Last night's class was on mixing graphite with watercolor. Most watercolorists use some pencil in their paintings. I use it to provide an outline of the subject to follow with my painting. But some artists do more of a drawing on their paintings than just an outline. You can see and appreciate the graphite drawing under the painting.

Often beginners do more drawing than is typically used in watercolors. I always let them know that it is a choice how much of the drawing they want to put in the painting. This is one of my philosophies about teaching. I always try and encourage individuality in my students. I let them know what the options are and how they project themselves into the painting as well as the pros and cons. Then I let them know that they can explore their options and see how they like doing the task at hand. This way students learn to express themselves in their painting.

I usually do a demo of what I am presenting in class. The first picture shows my pencil "line" drawing. I did my drawing before I painted with watercolors. You do not want to do alot of blending of your pencil drawing because when you add your watercolor it will smear. Also you need to do a drawing not just an outline.

Next I added my watercolor. For this demo I used hot pressed paper. It has a very smooth surface and allows smooth work. It dries very fast as the paint does not get absorbed by the paper but sits on the surface. It also is prone to many blossoms as the paint can move around more.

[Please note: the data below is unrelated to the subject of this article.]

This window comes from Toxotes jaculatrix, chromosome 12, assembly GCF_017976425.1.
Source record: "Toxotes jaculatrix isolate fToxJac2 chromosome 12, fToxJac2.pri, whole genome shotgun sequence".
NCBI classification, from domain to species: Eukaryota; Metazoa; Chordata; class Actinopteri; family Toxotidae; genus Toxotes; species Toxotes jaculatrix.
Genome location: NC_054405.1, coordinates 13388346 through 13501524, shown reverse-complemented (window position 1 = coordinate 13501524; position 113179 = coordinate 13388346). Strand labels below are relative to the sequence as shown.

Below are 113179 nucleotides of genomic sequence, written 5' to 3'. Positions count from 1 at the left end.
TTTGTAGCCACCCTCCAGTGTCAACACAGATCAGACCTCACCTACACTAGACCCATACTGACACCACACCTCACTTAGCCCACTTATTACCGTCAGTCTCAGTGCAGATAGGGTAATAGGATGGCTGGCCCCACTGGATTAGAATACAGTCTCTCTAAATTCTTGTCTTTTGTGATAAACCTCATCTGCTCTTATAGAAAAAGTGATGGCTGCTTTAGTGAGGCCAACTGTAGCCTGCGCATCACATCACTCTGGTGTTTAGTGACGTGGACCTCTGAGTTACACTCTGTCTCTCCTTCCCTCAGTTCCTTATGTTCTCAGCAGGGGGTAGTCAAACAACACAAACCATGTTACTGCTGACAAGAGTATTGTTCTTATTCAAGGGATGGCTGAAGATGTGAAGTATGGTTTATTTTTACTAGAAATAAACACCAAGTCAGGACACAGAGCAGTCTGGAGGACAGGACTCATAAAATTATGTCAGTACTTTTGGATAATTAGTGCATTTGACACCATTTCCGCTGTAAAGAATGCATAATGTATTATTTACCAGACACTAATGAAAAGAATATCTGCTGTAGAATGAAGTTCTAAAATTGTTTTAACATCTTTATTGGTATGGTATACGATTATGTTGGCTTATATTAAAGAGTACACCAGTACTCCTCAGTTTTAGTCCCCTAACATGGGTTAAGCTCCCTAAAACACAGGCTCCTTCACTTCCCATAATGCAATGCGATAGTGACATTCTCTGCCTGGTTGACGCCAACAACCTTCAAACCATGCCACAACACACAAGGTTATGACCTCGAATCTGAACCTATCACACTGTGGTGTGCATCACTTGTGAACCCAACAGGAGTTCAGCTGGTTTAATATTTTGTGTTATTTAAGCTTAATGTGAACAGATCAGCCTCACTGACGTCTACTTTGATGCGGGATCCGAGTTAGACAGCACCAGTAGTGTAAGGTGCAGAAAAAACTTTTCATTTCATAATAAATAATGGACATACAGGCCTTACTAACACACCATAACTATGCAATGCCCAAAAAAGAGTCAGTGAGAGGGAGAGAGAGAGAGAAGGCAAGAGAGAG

This combination of media is good when you want to show lines and or details in your painting. It has a great deal of control for those people that like to control their watercolors. It combines your skills in drawing with your skills in watercolors. Try it you might like it.

Next week we are doing pen and ink. I hope you enjoyed this post. Please send me comments on what you would like to see more of.

Friday, June 5, 2009

Japanese Magnolias

I love to paint Magnolias. This is the first painting of Japanese Magnolias that I have done. In front of my mother's home she had a Japanese Magnolia tree. Every year it was a question of how they would bloom. My parent's lived in New York and often there was a frost in the spring which would effect the bloom in a negative way. One year there was even the question as to whether the tree would survive. But more often than not it would bloom and it was magnificent. The gentle, delicate flowers would grace the arms of the tree.

I painted this painting on Masa paper. I first layed in multiple pale colors. I then drew the outline of the flowers in. Then I negative painted the painting. I put my colors in surrounding the shapes of the flowers to be. After that I went into the flowers and added values to make them more three dimensional. Then I looked at the painting and saw that the background was not dark enough so I layed in another layer of color.

This is a fun way to paint. When you do negative painting your subject(s) jump right out at you. It is fascinating to see it happening before your eyes.